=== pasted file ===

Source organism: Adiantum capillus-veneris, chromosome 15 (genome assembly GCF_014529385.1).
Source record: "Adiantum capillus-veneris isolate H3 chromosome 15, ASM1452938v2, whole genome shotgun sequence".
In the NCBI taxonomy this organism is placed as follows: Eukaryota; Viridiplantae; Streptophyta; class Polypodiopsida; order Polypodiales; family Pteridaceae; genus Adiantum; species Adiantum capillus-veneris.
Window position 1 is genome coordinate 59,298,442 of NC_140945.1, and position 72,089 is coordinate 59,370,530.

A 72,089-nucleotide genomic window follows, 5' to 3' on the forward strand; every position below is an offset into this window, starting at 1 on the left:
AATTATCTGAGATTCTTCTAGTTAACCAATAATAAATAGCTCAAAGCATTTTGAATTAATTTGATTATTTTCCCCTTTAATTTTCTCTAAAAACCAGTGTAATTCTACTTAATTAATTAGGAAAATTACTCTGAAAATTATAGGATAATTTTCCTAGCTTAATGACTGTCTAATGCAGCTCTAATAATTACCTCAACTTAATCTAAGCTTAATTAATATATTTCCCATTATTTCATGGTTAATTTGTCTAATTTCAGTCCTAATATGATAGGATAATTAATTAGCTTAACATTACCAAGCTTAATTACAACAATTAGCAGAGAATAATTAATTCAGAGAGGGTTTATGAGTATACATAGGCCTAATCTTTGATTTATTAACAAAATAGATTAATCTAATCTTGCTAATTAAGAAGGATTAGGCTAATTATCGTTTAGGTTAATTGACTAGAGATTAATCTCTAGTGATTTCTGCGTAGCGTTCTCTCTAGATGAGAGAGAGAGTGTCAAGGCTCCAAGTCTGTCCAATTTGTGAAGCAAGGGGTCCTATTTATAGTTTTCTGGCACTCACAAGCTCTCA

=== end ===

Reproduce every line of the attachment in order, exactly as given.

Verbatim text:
Source organism: Adiantum capillus-veneris, chromosome 15 (genome assembly GCF_014529385.1).
Source record: "Adiantum capillus-veneris isolate H3 chromosome 15, ASM1452938v2, whole genome shotgun sequence".
In the NCBI taxonomy this organism is placed as follows: Eukaryota; Viridiplantae; Streptophyta; class Polypodiopsida; order Polypodiales; family Pteridaceae; genus Adiantum; species Adiantum capillus-veneris.
Window position 1 is genome coordinate 59,298,442 of NC_140945.1, and position 72,089 is coordinate 59,370,530.

A 72,089-nucleotide genomic window follows, 5' to 3' on the forward strand; every position below is an offset into this window, starting at 1 on the left:
AATTATCTGAGATTCTTCTAGTTAACCAATAATAAATAGCTCAAAGCATTTTGAATTAATTTGATTATTTTCCCCTTTAATTTTCTCTAAAAACCAGTGTAATTCTACTTAATTAATTAGGAAAATTACTCTGAAAATTATAGGATAATTTTCCTAGCTTAATGACTGTCTAATGCAGCTCTAATAATTACCTCAACTTAATCTAAGCTTAATTAATATATTTCCCATTATTTCATGGTTAATTTGTCTAATTTCAGTCCTAATATGATAGGATAATTAATTAGCTTAACATTACCAAGCTTAATTACAACAATTAGCAGAGAATAATTAATTCAGAGAGGGTTTATGAGTATACATAGGCCTAATCTTTGATTTATTAACAAAATAGATTAATCTAATCTTGCTAATTAAGAAGGATTAGGCTAATTATCGTTTAGGTTAATTGACTAGAGATTAATCTCTAGTGATTTCTGCGTAGCGTTCTCTCTAGATGAGAGAGAGAGTGTCAAGGCTCCAAGTCTGTCCAATTTGTGAAGCAAGGGGTCCTATTTATAGTTTTCTGGCACTCACAAGCTCTCA